The Songkhla Administrative Court has issued a temporary injunction, halting construction of a 2.7 km seawall which will have an irreversible impact on the community and the environment with no proven effectiveness.
A seawall construction site at Muang Ngam Beach.
On 30 June, the Court issued the order to halt construction of the seawall at Muang Ngam beach, Singhanakhon District, Songkhla Province, until the Court makes a final judgement.
The order came after 5 Muang Ngam residents, with 541 supporters, filed a lawsuit on 14 May against the Department of Public Works and Town and Country Planning (DPT) and the Harbour Department, claiming that the project was illegitimate as there were no proper public hearings, Environmental Assessment Impact or legal permission.
The order, published by the Community Resource Centre Foundation, states that the over 200 metre long seawall may have an irreversible impact on the community and the surrounding beach. The DPT did not provide enough evidence to defend its claims that the seawall will preserve the beach and prevent erosion both at the site and on surrounding beaches.
Sor Rattanamanee Polkla, a lawyer from the Community Resource Centre Foundation, told Siamrath that the court issued a temporary order after consideration of the technical features and project merit. A report from the National Ombudsman found that only 30 percent of the seawall project was worthwhile.
Sor believes that this order will serve as a norm for similar cases. She suggests that other communities experiencing the same situation should utilize their legal rights to protect their livelihoods.
Siamrath also cited one of the plaintiffs as saying that the villagers are relieved to hear the court decision. But the community will have to keep insisting that the project must be withdrawn.
Muang Ngam beach is 7.2 km long, located at Muang Ngam Subdistrict, Singhanakhon District, Songkhla. The beach has a fishing pier and is used as a public recreation space and tourist spot. The 2,705 m long seawall construction project has taken place at Mu 7 - 9 along the beach. The first 710 m construction phase has already started.
Despite the authorities’ claim of having conducted public hearings, many people have expressed their opposition to the construction out of concern for the impact on the environment and their livelihoods. On 23 May, people tried to gather at the beach to protest but faced a large security force deployed there. Their request for a public gathering was also turned down by the police.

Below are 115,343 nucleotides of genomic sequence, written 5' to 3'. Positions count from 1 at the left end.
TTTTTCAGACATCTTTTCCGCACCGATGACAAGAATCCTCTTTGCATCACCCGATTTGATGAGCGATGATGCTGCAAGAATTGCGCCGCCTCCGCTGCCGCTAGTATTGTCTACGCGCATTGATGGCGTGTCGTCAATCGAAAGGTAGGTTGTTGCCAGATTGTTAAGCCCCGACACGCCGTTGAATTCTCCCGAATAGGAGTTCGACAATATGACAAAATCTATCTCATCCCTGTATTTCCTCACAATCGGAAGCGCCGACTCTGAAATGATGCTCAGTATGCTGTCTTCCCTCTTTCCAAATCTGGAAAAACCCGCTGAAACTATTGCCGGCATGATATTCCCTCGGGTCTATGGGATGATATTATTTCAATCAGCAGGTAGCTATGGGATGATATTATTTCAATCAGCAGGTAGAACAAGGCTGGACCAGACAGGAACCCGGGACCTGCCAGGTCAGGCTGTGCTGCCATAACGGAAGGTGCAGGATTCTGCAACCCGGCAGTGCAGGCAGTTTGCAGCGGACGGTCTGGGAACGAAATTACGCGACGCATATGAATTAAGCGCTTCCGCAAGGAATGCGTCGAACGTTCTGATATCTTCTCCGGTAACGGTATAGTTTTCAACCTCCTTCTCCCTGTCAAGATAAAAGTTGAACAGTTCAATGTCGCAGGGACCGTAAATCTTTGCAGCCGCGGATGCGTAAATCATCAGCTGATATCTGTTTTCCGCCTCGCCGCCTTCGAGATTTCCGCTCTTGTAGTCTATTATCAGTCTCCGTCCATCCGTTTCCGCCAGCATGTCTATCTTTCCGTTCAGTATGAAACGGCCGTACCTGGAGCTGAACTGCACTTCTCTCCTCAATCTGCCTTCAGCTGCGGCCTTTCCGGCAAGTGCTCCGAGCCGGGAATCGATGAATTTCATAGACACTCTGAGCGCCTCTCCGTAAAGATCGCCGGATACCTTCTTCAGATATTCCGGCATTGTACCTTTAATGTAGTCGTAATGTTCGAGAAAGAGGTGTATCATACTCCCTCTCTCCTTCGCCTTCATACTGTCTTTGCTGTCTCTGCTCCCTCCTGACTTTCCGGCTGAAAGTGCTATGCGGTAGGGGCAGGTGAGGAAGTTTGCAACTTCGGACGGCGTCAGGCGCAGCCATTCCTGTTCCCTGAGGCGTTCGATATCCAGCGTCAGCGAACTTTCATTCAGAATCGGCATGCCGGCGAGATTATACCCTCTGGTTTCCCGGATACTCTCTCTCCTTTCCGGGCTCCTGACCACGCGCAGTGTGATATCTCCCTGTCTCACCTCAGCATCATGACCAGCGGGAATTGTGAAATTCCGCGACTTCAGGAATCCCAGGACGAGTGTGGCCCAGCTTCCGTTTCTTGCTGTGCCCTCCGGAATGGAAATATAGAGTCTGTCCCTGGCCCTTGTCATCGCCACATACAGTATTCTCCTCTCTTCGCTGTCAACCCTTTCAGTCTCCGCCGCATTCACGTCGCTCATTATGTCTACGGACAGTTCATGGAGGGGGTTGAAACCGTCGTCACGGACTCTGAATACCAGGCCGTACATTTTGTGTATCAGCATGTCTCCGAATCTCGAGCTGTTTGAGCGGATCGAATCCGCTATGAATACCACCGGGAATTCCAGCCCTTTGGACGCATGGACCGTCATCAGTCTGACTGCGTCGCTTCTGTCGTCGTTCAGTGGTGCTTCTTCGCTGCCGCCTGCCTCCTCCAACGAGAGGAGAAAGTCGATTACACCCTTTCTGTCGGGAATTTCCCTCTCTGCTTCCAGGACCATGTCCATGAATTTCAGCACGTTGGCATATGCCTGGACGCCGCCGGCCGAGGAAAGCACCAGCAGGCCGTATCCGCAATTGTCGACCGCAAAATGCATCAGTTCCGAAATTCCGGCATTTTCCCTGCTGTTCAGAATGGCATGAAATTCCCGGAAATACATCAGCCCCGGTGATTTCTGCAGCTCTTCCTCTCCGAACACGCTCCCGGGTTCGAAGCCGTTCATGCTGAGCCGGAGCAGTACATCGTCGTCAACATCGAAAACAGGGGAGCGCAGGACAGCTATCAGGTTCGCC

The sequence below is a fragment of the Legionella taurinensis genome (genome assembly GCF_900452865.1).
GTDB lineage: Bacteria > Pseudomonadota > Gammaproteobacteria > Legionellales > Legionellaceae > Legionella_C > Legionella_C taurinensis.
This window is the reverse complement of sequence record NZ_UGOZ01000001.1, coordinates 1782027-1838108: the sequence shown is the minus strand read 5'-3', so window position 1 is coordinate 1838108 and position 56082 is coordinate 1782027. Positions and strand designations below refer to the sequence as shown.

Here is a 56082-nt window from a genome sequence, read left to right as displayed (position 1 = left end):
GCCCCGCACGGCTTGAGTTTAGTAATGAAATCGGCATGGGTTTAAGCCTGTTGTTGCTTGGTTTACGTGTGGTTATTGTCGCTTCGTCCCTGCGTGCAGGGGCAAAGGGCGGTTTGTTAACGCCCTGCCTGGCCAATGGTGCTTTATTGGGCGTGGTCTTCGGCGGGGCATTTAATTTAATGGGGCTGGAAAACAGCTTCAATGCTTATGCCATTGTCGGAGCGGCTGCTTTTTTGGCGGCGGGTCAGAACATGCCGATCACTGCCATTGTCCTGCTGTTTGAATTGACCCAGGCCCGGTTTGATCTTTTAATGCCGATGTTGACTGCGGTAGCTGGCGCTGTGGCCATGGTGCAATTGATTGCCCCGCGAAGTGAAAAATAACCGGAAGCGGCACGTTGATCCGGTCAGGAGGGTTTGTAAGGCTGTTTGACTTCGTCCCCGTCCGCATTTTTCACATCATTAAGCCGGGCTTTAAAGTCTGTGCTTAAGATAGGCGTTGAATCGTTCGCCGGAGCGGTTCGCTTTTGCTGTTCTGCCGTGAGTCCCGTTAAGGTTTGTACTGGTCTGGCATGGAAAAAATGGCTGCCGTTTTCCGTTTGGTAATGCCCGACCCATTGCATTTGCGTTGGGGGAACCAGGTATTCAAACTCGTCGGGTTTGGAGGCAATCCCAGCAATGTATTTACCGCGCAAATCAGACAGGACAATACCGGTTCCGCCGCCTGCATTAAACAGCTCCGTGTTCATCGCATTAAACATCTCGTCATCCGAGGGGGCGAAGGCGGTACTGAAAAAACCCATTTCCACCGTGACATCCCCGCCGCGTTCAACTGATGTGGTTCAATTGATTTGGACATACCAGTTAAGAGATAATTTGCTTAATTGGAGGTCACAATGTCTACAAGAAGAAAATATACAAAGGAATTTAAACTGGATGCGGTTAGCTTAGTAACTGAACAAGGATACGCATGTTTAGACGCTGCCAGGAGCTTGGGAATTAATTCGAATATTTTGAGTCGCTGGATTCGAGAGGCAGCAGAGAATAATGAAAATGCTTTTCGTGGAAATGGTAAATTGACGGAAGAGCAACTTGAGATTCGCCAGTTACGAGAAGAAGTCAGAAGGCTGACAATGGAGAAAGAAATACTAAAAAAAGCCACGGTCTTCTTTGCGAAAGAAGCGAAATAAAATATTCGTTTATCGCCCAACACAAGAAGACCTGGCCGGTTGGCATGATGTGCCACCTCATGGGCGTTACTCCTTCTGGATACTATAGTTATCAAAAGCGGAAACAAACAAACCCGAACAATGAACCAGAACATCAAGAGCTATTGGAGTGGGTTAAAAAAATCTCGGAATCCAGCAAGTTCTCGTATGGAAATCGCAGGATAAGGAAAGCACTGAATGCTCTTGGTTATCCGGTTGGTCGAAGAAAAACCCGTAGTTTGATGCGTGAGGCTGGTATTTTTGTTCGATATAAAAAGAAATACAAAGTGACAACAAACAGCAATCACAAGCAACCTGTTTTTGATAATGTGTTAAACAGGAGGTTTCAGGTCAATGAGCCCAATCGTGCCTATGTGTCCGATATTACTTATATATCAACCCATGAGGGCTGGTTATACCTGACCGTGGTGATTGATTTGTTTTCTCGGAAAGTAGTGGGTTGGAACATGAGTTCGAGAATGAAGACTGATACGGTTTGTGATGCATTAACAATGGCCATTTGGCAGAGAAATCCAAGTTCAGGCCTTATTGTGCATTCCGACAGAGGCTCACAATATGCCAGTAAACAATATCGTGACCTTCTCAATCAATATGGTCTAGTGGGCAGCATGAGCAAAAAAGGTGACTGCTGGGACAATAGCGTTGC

Pol Col Somchai Noppasri, Muang Ngam Police Station Superintendent affirmed to Prachatai that he had refused the gathering because it would be held under the Emergency Decree and would enhance the risk of Covid-19 contagion.
Beach for Life, a beach conservation group, questions the necessity for the Muang Ngam seawall. It says that the erosion rate at the beach is 0.5-1.49 metres per year, according to the seawall project study. This rate is low when compared to the erosion rate index of the Department of Marine and Coastal Resources (DMCR).
Padungdech Luepiyapanich of the Songkhla Provincial Public Works and Town and Country Planning Office says that the construction project is a controversial issue, but was initiated in response to a plea from the community as erosion affected their daily lives.
Law causes controversy
An amendment to a national level law is partly responsible for the local confrontation. In December 2013, the Office of Natural Resources and Environmental Policy and Planning (ONEP) removed seawalls from the category of constructions that require an EIA. Previously, any seawall longer than 200 metres was subject to the EIA process.
Beach for Life and Thai Civil Rights and Investigative Journalism report a significant increase in the number of seawall projects after the requirement was lifted. In 2014-2019, 74 seawall projects with total length of 34.88 km were undertaken with an overall budget estimated at 6.9 billion baht. In 2008-2018, the cost per kilometre increased to 117 million baht.